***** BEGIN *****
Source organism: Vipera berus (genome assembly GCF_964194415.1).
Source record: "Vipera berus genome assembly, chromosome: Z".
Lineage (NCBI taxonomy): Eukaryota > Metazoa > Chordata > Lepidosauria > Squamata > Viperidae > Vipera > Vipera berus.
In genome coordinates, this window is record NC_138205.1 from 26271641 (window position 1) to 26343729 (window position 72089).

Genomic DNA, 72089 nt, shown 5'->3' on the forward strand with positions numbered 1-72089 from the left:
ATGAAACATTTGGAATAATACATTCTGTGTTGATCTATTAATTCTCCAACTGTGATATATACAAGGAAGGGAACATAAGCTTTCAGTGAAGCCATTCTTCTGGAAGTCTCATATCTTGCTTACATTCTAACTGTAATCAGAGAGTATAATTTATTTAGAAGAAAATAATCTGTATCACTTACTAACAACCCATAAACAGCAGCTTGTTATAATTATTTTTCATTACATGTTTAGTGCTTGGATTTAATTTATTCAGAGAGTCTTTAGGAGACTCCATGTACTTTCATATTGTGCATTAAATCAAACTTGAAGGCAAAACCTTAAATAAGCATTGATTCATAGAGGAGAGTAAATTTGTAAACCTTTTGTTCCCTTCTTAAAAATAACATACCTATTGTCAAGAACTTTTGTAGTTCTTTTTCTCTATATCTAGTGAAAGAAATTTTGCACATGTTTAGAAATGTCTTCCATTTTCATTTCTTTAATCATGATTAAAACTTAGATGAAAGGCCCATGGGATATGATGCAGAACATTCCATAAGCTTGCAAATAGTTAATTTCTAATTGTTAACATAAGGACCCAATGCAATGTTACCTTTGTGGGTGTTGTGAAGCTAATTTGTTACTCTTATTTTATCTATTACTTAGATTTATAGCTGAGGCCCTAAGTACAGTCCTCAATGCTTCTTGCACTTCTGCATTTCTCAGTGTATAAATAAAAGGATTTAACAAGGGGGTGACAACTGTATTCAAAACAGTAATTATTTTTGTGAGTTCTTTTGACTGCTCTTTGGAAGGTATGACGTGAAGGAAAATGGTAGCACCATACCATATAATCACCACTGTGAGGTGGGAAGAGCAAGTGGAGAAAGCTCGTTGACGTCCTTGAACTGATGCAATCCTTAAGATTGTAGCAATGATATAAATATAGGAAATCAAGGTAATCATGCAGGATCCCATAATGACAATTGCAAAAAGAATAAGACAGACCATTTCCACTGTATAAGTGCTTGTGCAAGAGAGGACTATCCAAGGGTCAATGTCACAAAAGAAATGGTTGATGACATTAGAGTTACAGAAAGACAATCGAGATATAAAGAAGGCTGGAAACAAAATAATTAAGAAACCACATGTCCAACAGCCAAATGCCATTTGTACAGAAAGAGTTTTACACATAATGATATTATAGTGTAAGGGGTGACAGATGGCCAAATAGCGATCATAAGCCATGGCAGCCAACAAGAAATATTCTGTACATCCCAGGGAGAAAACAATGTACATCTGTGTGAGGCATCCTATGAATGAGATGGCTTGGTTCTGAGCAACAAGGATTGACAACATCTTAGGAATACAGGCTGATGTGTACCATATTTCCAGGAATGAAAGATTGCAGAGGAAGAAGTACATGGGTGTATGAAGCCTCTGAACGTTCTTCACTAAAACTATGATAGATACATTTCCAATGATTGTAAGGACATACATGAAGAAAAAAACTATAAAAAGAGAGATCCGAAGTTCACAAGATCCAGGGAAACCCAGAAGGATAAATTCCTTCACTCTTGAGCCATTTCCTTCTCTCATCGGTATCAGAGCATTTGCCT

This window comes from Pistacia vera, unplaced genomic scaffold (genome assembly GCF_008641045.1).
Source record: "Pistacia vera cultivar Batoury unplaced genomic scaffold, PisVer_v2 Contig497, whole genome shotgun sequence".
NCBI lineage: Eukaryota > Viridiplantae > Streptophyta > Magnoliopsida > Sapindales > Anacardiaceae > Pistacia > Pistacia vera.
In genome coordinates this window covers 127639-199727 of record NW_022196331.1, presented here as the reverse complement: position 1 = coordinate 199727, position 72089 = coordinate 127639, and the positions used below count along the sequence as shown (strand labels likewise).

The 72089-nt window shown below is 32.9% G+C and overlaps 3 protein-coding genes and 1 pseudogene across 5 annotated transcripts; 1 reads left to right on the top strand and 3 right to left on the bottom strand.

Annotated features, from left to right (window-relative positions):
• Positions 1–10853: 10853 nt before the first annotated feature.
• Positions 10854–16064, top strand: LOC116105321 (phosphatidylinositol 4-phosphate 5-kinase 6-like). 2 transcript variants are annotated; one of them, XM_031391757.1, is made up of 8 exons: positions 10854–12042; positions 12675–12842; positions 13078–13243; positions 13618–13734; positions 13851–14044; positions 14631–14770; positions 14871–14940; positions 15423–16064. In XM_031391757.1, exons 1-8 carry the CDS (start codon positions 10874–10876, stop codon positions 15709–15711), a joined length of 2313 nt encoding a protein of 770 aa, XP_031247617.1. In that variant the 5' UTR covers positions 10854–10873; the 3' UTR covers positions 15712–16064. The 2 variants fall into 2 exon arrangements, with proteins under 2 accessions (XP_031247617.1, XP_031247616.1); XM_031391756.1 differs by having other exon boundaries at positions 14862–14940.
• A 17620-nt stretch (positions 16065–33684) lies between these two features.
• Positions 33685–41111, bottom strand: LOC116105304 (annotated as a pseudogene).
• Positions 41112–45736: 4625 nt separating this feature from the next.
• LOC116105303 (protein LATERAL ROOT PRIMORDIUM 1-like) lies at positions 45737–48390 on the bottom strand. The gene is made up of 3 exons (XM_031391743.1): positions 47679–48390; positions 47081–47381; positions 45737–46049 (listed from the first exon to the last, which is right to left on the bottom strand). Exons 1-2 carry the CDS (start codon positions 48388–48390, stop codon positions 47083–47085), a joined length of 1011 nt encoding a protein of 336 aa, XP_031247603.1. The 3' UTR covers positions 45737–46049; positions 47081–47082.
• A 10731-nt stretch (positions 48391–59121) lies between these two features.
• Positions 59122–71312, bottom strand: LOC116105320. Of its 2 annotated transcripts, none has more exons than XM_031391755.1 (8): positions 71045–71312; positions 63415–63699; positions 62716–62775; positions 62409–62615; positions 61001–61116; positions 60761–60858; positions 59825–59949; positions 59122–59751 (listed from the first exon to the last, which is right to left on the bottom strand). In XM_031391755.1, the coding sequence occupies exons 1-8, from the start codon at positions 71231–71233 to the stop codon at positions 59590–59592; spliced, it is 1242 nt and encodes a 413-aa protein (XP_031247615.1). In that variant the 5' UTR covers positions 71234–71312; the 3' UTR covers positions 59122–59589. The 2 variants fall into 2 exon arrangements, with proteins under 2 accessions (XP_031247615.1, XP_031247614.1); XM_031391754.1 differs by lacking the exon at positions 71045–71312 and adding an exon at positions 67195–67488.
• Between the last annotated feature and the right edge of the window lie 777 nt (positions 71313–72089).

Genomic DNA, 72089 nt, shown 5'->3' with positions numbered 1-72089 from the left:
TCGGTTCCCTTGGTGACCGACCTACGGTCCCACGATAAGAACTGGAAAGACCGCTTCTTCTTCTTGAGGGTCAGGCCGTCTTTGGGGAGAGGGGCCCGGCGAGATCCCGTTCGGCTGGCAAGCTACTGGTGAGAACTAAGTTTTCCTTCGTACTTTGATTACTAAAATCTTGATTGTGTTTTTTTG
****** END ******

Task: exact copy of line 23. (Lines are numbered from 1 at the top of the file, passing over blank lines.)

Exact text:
TCGGTTCCCTTGGTGACCGACCTACGGTCCCACGATAAGAACTGGAAAGACCGCTTCTTCTTCTTGAGGGTCAGGCCGTCTTTGGGGAGAGGGGCCCGGCGAGATCCCGTTCGGCTGGCAAGCTACTGGTGAGAACTAAGTTTTCCTTCGTACTTTGATTACTAAAATCTTGATTGTGTTTTTTTG